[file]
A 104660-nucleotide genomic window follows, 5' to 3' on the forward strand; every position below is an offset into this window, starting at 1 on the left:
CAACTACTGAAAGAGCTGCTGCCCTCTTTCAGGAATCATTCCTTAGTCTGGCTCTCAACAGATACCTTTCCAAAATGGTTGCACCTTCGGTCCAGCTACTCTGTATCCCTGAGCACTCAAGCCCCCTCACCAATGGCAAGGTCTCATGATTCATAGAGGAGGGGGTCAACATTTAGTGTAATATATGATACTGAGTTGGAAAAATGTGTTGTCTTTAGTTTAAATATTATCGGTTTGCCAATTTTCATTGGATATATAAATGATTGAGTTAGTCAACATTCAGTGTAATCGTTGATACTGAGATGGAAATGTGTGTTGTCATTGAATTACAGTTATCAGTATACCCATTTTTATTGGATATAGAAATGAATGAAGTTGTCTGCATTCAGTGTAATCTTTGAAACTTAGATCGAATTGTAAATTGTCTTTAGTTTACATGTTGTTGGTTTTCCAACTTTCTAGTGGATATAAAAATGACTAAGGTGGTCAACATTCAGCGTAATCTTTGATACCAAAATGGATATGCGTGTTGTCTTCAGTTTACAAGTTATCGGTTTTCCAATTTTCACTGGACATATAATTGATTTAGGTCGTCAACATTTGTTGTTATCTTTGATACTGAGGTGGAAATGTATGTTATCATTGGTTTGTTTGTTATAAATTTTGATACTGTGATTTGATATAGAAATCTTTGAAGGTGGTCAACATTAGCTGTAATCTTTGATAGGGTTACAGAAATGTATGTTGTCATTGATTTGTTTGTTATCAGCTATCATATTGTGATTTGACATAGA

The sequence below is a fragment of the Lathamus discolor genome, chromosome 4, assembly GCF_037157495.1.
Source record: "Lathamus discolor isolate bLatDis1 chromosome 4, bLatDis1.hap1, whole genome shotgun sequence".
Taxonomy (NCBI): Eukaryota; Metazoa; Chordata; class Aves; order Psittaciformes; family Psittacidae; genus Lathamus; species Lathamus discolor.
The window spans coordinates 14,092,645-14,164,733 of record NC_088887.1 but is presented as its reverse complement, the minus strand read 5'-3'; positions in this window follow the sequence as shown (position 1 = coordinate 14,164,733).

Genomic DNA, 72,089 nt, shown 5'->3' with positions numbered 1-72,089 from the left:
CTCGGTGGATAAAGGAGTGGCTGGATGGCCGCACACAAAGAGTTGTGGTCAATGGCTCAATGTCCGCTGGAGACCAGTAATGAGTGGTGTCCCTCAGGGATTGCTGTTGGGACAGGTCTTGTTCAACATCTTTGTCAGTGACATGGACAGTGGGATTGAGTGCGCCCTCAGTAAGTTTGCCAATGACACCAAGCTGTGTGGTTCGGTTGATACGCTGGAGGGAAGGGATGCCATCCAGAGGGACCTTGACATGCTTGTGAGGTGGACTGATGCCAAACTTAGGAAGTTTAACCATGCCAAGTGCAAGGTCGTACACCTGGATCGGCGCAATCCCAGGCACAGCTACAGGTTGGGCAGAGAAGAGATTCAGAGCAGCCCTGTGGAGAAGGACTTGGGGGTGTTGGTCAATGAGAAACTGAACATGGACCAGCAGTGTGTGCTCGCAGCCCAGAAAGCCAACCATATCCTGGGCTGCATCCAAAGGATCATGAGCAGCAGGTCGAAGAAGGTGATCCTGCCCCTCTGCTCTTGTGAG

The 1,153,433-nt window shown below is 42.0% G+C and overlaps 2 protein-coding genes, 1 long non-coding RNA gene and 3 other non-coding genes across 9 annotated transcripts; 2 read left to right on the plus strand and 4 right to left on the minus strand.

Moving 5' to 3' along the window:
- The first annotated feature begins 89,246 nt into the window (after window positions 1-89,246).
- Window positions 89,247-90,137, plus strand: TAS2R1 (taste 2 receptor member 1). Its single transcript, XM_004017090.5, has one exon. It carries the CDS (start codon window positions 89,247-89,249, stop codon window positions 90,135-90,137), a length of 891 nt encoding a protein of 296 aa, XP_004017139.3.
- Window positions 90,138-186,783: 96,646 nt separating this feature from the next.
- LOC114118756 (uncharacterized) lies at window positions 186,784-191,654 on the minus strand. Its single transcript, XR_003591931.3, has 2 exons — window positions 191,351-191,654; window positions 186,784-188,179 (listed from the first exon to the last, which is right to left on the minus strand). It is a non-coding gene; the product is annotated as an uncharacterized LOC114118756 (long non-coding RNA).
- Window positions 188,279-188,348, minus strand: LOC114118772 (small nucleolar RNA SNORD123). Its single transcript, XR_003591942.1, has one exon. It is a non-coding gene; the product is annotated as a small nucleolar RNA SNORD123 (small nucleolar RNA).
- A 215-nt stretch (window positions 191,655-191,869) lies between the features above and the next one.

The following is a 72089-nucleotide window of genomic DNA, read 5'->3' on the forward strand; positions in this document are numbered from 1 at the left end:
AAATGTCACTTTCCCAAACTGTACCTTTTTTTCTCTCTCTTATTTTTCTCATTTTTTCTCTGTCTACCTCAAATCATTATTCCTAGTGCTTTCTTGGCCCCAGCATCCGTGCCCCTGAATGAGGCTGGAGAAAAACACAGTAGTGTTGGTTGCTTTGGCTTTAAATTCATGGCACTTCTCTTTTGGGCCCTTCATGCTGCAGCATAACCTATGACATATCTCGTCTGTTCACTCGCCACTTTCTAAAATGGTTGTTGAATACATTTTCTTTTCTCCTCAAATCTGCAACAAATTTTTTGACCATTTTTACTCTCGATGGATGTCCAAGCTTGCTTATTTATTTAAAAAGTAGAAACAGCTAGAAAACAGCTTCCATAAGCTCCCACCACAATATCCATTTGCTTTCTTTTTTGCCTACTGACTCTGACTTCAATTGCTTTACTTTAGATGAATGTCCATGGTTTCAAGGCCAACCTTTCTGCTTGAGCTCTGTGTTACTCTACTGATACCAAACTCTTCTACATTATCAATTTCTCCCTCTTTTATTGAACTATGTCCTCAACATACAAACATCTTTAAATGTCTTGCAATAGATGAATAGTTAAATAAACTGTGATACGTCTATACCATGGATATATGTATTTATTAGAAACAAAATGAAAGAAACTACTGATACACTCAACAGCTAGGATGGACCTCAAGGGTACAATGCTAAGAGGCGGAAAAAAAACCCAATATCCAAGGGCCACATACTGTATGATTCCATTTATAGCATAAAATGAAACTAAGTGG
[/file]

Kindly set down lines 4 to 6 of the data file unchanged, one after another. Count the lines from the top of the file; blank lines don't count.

Source record: "Lathamus discolor isolate bLatDis1 chromosome 4, bLatDis1.hap1, whole genome shotgun sequence".
Taxonomy (NCBI): Eukaryota; Metazoa; Chordata; class Aves; order Psittaciformes; family Psittacidae; genus Lathamus; species Lathamus discolor.
The window spans coordinates 14,092,645-14,164,733 of record NC_088887.1 but is presented as its reverse complement, the minus strand read 5'-3'; positions in this window follow the sequence as shown (position 1 = coordinate 14,164,733).